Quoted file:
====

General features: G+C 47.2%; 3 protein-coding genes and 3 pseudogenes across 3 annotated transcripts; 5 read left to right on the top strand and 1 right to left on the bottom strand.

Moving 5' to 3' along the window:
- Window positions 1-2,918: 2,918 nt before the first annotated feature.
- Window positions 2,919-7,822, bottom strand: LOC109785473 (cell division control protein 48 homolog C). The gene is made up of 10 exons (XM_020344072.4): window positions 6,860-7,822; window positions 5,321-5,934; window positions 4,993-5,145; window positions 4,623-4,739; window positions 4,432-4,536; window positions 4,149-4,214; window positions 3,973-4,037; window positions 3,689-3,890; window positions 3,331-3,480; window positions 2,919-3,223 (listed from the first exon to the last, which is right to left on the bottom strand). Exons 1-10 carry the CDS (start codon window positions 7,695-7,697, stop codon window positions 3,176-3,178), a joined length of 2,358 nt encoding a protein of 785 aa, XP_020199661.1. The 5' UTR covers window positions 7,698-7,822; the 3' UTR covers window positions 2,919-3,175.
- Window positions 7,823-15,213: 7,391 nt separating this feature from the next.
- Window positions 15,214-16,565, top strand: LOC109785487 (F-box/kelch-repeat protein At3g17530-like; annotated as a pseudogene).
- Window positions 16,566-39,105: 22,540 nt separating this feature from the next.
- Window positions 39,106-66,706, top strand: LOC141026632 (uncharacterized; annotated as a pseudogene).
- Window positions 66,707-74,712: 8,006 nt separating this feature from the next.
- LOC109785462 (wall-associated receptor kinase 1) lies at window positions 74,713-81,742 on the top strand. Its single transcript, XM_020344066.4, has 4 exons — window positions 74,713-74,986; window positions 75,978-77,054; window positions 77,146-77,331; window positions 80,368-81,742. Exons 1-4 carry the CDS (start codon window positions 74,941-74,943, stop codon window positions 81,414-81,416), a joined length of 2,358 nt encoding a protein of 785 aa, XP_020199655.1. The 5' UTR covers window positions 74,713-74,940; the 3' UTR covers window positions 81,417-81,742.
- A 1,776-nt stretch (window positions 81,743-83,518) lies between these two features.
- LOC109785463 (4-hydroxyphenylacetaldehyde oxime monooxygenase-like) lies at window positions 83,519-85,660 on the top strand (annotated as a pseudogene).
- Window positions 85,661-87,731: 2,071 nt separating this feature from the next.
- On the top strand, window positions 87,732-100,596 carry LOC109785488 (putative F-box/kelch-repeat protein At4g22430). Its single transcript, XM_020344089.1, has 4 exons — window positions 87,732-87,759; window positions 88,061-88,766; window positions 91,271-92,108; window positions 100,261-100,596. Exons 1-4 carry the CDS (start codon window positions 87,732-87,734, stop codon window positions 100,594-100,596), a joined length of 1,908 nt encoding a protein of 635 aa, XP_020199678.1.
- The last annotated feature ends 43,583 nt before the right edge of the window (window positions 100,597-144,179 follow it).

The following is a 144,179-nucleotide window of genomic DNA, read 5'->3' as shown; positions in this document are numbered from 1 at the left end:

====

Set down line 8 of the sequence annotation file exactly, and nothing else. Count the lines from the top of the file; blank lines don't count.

- Window positions 39,106-66,706, top strand: LOC141026632 (uncharacterized; annotated as a pseudogene).